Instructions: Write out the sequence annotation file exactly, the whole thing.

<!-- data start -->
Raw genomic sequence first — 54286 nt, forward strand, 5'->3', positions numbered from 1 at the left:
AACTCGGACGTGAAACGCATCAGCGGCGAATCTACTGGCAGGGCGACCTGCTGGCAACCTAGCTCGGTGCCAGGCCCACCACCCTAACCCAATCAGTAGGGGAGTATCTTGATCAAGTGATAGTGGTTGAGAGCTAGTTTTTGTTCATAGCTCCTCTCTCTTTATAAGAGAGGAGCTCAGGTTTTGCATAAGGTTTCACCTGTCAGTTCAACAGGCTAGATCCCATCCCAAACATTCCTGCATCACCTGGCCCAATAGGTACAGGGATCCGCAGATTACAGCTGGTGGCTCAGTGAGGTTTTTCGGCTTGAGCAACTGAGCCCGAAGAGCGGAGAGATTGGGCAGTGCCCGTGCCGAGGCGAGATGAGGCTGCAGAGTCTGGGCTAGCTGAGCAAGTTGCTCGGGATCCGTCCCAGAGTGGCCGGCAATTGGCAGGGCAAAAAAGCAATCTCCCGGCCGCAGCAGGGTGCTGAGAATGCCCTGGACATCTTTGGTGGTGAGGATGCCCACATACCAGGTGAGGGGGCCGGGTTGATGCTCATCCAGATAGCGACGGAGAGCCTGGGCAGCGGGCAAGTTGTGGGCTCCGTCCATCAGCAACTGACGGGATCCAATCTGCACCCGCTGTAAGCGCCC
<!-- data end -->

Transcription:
Raw genomic sequence first — 54286 nt, forward strand, 5'->3', positions numbered from 1 at the left:
AACTCGGACGTGAAACGCATCAGCGGCGAATCTACTGGCAGGGCGACCTGCTGGCAACCTAGCTCGGTGCCAGGCCCACCACCCTAACCCAATCAGTAGGGGAGTATCTTGATCAAGTGATAGTGGTTGAGAGCTAGTTTTTGTTCATAGCTCCTCTCTCTTTATAAGAGAGGAGCTCAGGTTTTGCATAAGGTTTCACCTGTCAGTTCAACAGGCTAGATCCCATCCCAAACATTCCTGCATCACCTGGCCCAATAGGTACAGGGATCCGCAGATTACAGCTGGTGGCTCAGTGAGGTTTTTCGGCTTGAGCAACTGAGCCCGAAGAGCGGAGAGATTGGGCAGTGCCCGTGCCGAGGCGAGATGAGGCTGCAGAGTCTGGGCTAGCTGAGCAAGTTGCTCGGGATCCGTCCCAGAGTGGCCGGCAATTGGCAGGGCAAAAAAGCAATCTCCCGGCCGCAGCAGGGTGCTGAGAATGCCCTGGACATCTTTGGTGGTGAGGATGCCCACATACCAGGTGAGGGGGCCGGGTTGATGCTCATCCAGATAGCGACGGAGAGCCTGGGCAGCGGGCAAGTTGTGGGCTCCGTCCATCAGCAACTGACGGGATCCAATCTGCACCCGCTGTAAGCGCCC